About the Book
In Rosa Parks: From the Back of the Bus to the Front of a Movement, Camilla Wilson tells the story of Rosa Parks, a truly remarkable woman, also known as the mother of the civil rights movement. Rosa McCauley grew up in Pine Level, Alabama, where she experienced segregation and the fear of the Ku Klux Klan. After she met Raymond Parks, their interest in advancing the rights of African Americans drew them together and they married. While she earned her living as an assistant tailor in a department store, Rosa Parks used her secretarial and organizational skills to do important work for the National Association for the Advancement of Colored People (NAACP). She eventually became the advisor to the NAACP's Youth Council.
Rosa Parks felt that the segregation on buses in Montgomery, Alabama, was unfair. Many African Americans were treated badly on the buses, and there was nothing they could do without putting themselves in danger. On December 1, 1955, Rosa Parks showed that she had had enough. When she was asked to get out of her bus seat so that a white person could sit, she simply refused. The bus driver called two police officers, who arrested Rosa Parks for violating the Alabama segregation law. This gave the African American community the opportunity they needed to test segregation itself in court. In the meantime, the community quickly organized a bus boycott that lasted roughly 380 days, until the Supreme Court finally outlawed segregation on buses. After her great victory, Rosa Parks could no longer get a job from white people in Montgomery. She moved to Detroit with her husband. Her first job was as a seamstress, but eventually she got a job as a Congressional aide for John Conyers Jr. While the civil rights movement grew, she was invited to attend major events, but as time went on, fewer of the young people even knew who she was. However, by the 1980s, she began to get the recognition she deserved, earning honorary degrees from colleges and universities. In 1996, President Clinton awarded her the Presidential Medal of Freedom Award. In 1999, the U. S. Congress gave her the Congressional Medal of Freedom. She still works today for the institute she founded, the Rosa and Raymond Parks Institute for Self-Development.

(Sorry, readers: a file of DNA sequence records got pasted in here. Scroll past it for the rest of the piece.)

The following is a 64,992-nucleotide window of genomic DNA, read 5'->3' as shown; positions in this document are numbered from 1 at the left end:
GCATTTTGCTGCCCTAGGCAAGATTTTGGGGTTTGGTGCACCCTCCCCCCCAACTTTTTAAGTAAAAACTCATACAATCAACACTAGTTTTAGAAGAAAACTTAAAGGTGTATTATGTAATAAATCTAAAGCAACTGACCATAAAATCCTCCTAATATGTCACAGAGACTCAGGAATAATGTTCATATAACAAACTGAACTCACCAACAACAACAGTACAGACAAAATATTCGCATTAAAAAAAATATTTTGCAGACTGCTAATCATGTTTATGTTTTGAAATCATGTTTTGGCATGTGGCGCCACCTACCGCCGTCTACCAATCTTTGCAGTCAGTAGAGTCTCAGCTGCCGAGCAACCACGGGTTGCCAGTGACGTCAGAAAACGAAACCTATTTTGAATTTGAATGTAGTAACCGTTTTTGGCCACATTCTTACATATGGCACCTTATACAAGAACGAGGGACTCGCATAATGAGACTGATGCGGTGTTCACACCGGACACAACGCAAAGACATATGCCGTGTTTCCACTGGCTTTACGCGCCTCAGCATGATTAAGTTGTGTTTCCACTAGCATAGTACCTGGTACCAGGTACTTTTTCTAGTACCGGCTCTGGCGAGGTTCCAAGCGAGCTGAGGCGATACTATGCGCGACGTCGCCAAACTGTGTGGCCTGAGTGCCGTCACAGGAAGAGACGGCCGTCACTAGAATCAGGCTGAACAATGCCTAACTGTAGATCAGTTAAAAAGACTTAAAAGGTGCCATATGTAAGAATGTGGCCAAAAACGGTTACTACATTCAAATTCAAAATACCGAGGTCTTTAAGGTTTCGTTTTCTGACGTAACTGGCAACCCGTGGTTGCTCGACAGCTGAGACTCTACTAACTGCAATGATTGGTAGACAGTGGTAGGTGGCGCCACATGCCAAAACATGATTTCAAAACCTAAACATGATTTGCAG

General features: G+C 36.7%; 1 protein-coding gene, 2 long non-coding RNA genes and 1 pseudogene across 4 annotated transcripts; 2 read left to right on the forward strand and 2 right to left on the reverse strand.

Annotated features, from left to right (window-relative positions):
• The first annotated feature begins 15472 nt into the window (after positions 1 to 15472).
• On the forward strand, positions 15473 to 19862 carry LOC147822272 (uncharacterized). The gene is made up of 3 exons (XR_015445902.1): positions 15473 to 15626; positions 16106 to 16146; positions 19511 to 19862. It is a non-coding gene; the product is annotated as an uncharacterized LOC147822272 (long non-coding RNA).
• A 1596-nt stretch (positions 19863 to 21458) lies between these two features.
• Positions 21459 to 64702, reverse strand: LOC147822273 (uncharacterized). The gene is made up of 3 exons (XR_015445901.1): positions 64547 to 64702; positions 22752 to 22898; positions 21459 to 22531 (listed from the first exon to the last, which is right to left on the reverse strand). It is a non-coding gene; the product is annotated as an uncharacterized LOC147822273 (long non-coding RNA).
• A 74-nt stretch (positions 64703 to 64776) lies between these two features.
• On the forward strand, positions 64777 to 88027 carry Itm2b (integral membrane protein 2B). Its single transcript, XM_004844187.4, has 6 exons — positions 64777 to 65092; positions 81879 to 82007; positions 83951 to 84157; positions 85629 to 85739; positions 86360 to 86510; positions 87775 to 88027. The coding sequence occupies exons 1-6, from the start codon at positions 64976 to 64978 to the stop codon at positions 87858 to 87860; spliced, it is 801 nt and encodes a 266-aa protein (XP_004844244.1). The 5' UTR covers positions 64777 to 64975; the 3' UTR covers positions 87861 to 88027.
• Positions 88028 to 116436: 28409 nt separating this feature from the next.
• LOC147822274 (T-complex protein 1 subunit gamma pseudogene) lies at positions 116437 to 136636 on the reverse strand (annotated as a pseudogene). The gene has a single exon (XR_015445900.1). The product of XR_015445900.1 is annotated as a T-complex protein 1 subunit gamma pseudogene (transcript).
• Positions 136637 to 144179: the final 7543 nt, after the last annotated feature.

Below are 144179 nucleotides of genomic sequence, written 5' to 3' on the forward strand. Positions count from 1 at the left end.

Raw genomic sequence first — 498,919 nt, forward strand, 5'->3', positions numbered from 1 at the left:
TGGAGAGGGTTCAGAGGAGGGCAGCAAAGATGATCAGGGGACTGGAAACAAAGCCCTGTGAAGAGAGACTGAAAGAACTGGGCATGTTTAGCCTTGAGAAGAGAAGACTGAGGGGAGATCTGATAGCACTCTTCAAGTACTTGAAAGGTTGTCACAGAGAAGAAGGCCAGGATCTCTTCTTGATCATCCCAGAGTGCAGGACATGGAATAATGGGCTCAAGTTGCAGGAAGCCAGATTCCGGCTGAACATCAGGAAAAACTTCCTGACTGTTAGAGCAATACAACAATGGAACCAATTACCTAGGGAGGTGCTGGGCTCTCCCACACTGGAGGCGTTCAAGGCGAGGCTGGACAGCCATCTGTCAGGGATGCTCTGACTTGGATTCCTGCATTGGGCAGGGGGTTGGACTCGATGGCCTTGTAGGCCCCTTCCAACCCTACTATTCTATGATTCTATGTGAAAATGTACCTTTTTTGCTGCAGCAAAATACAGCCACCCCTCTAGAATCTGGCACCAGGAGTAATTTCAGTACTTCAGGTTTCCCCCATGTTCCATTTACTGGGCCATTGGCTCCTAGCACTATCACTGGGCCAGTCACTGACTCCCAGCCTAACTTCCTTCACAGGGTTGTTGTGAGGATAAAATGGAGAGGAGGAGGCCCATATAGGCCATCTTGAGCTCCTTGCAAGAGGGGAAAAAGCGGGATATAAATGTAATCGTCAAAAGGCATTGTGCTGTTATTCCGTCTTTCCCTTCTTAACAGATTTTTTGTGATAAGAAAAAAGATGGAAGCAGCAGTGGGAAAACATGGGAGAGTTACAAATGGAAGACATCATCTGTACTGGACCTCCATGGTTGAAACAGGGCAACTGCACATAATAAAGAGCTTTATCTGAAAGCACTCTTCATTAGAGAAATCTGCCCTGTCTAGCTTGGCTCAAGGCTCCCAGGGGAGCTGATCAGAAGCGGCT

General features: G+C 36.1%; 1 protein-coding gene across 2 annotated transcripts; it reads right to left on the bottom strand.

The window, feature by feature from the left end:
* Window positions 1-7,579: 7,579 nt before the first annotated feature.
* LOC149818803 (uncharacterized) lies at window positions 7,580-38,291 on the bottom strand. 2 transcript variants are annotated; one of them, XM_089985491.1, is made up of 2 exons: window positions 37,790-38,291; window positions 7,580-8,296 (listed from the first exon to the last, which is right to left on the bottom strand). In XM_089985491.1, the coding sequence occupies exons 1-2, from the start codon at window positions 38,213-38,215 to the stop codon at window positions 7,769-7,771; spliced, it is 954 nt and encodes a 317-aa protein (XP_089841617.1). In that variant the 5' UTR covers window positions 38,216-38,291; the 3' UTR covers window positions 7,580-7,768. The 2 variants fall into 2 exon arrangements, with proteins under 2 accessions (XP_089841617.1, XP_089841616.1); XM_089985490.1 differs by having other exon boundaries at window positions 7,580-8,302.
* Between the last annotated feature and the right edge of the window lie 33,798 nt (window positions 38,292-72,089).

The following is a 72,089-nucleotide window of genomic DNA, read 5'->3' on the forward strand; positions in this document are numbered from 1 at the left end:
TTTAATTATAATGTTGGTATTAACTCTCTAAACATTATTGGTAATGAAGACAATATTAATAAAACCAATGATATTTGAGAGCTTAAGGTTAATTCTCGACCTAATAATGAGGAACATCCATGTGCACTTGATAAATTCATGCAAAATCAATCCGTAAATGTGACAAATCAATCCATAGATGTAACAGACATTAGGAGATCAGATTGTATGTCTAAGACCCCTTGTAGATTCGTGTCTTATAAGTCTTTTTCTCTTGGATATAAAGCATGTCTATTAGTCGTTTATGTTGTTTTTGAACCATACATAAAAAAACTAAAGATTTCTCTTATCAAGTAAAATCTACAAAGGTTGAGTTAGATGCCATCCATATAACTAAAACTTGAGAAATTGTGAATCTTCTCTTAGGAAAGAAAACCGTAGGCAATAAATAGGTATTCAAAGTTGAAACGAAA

Discuss with students what life was like for African Americans living in the United States before the Civil Rights Movement of the 1950s and 1960s. You might want to encourage students to research various aspects of life for African Americans, such as voting, sports, transportation, and education. Encourage students to talk to older members of their extended families about changes they have seen in the country in terms of civil rights.
- Why was it dangerous for young Rosa to defend herself against a white boy who threatened her?
- Why were the buses so important for African Americans in Montgomery, Alabama? Martin Luther King Jr. wrote that on the first day of the boycott "a miracle had taken place." What did he mean?
- Rosa Parks did not always get the recognition she deserved from young people in the civil rights movement, and women in general had less important jobs than men in the movement. Do you think that her experiences make a case for the importance of women's rights as well as the rights of African Americans?
- Rosa Parks experienced injustice many times because of her race — from her experiences having to go to a poor school for African American children to her treatment on the buses in Montgomery. Do you think a young African American girl today would experience the same kinds of injustice?
- How did the actions of Rosa Parks help to give Martin Luther King Jr. his start as a leader in the civil rights movement?
- Do you think that we still need leaders like Rosa Parks to help right injustices today? Can you think of examples of leaders like her?